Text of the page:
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Experts to Study Ways to Save Sasanian Dam of Jareh


13 October 2006




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LONDON, (CAIS) -- Archeologists and experts from Iran’s Cultural Heritage and Tourism Organization (ICHTO) are to start their studies on the 1700-year-old dam of Jareh (Jarreh), remained from the Sasanian dynastic era (224–651 CE), which is in danger of being submerged once the nearby Kuh-Shur Dam is inaugurated. Should the experts fail to find a solution for saving this Sasanian structure, one of the most spectacular evidence of ancient feet of engineering and architecture would drown forever.


The historical Jareh Dam is located 35 kilometers northwest of the city of Ramhormoz in the Iranian southwestern province of Khuzestan in a narrow valley over Shapur/Zard (yellow) River. The dam engineers had advanced knowledge about constructing the infrastructure for supplying water for irrigation and drinking purposes.


According to director of ICHTO’s Archeology Research Center, Hassan Fazeli-Nashli, the studies will be conducted under the supervision of one of ICHTO’s renovation experts, Mahnaz Sharifi.


Thus far, experts have not been able to come to a conclusion as to what to do with the ancient dam. Relocation of the Dam had previously been proposed as a solution by ICHTO experts, but the idea was rejected by some experts who argued that the Dam could collapse or lose its original shape if being moved.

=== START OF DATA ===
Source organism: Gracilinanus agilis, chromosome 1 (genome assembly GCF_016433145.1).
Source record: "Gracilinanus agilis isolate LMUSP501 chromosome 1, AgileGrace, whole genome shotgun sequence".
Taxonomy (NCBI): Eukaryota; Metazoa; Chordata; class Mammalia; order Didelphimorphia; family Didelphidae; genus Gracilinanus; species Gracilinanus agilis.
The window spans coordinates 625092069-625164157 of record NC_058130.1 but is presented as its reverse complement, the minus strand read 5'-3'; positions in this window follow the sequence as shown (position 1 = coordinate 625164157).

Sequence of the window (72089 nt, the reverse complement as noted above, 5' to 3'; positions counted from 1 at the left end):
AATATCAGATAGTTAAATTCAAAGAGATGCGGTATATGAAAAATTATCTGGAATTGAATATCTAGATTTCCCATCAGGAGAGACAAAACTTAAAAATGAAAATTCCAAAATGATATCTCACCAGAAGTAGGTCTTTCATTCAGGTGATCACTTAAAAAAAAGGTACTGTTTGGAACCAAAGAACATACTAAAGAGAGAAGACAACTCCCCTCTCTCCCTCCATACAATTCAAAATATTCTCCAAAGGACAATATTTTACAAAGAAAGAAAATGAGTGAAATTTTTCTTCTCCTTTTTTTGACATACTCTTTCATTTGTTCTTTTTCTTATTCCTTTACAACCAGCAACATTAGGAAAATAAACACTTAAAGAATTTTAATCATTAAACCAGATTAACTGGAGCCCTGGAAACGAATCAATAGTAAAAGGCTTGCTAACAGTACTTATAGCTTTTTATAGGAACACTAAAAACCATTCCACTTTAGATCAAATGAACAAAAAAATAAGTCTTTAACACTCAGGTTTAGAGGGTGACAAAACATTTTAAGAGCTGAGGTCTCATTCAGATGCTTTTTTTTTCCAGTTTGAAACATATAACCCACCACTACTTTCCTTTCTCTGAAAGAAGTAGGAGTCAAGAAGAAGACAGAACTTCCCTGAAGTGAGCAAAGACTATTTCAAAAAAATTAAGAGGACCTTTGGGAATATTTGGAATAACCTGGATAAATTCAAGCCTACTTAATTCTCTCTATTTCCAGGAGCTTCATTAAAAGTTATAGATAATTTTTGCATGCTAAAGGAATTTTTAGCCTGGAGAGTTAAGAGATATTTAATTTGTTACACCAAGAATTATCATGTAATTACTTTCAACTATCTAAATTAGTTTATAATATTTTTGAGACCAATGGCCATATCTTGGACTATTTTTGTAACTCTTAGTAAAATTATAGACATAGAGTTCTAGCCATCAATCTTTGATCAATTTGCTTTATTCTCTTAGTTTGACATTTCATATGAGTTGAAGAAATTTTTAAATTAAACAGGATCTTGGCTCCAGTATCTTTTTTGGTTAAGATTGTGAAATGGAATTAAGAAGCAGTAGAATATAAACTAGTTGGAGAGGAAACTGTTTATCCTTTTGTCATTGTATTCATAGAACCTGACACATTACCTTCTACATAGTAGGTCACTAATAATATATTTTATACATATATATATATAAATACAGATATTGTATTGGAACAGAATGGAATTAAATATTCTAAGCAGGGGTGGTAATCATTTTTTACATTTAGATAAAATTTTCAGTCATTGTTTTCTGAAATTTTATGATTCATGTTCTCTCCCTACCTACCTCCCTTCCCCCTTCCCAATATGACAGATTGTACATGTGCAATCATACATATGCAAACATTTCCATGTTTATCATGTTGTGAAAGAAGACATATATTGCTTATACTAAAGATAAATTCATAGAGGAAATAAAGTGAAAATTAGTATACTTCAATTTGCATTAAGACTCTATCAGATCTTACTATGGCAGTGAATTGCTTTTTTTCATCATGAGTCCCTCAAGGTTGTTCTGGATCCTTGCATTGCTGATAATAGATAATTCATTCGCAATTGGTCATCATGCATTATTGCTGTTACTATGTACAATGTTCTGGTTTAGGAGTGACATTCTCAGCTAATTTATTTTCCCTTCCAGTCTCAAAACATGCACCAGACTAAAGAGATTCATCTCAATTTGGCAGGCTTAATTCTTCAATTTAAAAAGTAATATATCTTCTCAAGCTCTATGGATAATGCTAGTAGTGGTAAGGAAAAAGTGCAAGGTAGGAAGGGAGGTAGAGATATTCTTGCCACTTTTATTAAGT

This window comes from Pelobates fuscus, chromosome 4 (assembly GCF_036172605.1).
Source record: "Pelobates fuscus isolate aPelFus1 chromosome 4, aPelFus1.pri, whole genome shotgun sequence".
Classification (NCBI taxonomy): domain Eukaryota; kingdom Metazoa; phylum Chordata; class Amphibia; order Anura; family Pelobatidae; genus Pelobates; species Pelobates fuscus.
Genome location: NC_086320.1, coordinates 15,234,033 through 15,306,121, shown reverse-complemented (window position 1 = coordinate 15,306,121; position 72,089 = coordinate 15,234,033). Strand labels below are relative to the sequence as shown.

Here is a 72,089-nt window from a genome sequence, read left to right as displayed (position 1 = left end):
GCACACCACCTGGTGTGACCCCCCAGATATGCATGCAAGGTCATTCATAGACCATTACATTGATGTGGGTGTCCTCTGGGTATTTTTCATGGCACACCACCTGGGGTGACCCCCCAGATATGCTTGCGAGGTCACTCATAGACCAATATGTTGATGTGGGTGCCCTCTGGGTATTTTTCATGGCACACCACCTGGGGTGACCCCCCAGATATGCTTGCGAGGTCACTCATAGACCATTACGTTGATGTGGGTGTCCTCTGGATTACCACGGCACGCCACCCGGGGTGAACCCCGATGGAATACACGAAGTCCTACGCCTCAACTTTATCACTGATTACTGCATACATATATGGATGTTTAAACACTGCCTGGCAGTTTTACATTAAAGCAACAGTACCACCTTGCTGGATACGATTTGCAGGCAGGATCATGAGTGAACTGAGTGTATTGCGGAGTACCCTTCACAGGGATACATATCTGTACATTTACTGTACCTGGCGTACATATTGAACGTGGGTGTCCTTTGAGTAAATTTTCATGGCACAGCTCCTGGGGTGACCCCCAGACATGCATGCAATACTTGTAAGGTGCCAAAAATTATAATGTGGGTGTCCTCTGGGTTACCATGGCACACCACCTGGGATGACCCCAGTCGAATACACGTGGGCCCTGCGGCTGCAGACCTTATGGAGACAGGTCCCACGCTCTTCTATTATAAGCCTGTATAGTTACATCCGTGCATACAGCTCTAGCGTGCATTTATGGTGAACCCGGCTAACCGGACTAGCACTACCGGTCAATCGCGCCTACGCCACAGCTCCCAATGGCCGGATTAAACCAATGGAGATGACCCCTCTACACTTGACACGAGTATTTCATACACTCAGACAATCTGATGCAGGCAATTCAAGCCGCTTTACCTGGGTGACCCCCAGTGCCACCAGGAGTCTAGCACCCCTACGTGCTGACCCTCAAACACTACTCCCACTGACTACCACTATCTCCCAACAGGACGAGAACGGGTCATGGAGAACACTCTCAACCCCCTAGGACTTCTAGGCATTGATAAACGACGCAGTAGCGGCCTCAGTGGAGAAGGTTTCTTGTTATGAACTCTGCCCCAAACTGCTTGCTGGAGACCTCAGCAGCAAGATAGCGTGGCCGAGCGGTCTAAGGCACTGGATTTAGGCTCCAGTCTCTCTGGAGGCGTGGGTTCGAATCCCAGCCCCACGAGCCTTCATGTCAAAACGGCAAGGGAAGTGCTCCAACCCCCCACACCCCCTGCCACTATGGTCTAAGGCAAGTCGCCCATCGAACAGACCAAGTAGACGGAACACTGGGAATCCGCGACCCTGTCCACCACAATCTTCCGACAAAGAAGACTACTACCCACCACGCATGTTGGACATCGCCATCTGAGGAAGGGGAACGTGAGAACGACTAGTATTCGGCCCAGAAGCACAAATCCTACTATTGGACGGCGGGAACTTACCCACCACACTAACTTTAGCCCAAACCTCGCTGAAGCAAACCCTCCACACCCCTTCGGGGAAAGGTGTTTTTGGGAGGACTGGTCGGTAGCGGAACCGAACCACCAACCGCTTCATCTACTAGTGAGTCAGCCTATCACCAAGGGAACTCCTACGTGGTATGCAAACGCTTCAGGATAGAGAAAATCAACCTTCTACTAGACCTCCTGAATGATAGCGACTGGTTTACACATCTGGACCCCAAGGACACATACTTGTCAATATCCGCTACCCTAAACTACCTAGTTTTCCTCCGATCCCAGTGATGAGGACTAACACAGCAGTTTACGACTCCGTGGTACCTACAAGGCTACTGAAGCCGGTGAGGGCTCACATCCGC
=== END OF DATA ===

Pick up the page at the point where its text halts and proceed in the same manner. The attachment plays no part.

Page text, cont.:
Inauguration of the new dam by the Islamic Republic Ministry of Energy which is being purposely constructed close to Jareh Dam would not only submerge this Sasanian dam, it would also destroy many Parthian and Sasanian unexcavated sites which are located at a close proximity to Jareh.


The Jareh Dam is the most intact one of the five surviving Sasanian dams in the Ramhormoz. It is 20 meters in height, and the canals which led to this historic dam used to provide water to farmlands in the area and were in use for a long time.


The 17 century-old dam of Jareh was built with such an accuracy and strength that it could survive the ravage of time. The materials used in the construction of this Sasanian dam were strong enough to keep it on its feet for such a long period. Studies on this ancient structure revealed that egg yolks have been used for the construction of this dam in addition to gypsum and lime to give it extra strength.


The Sasanid dam of Jareh was pointlessly registered as a national heritage in 1999, making ICHTO responsible for its protection.





Extracted From/Source: Cultural Heritage News Agency (CHN)

Please note the above-news is NOT a "copy & paste" version from the mentioned-source. The news/article above has been modified with the following interventions by CAIS: Spelling corrections; -Rectification and correction of the historical facts and data; - Providing additional historical information within the text; -Removing any unnecessary, irrelevant & repetitive information.

     All these measures have been taken in order to ensure that the published news provided by CAIS is coherent, accurate and suitable for academics and cultural enthusiasts who visit the CAIS website.




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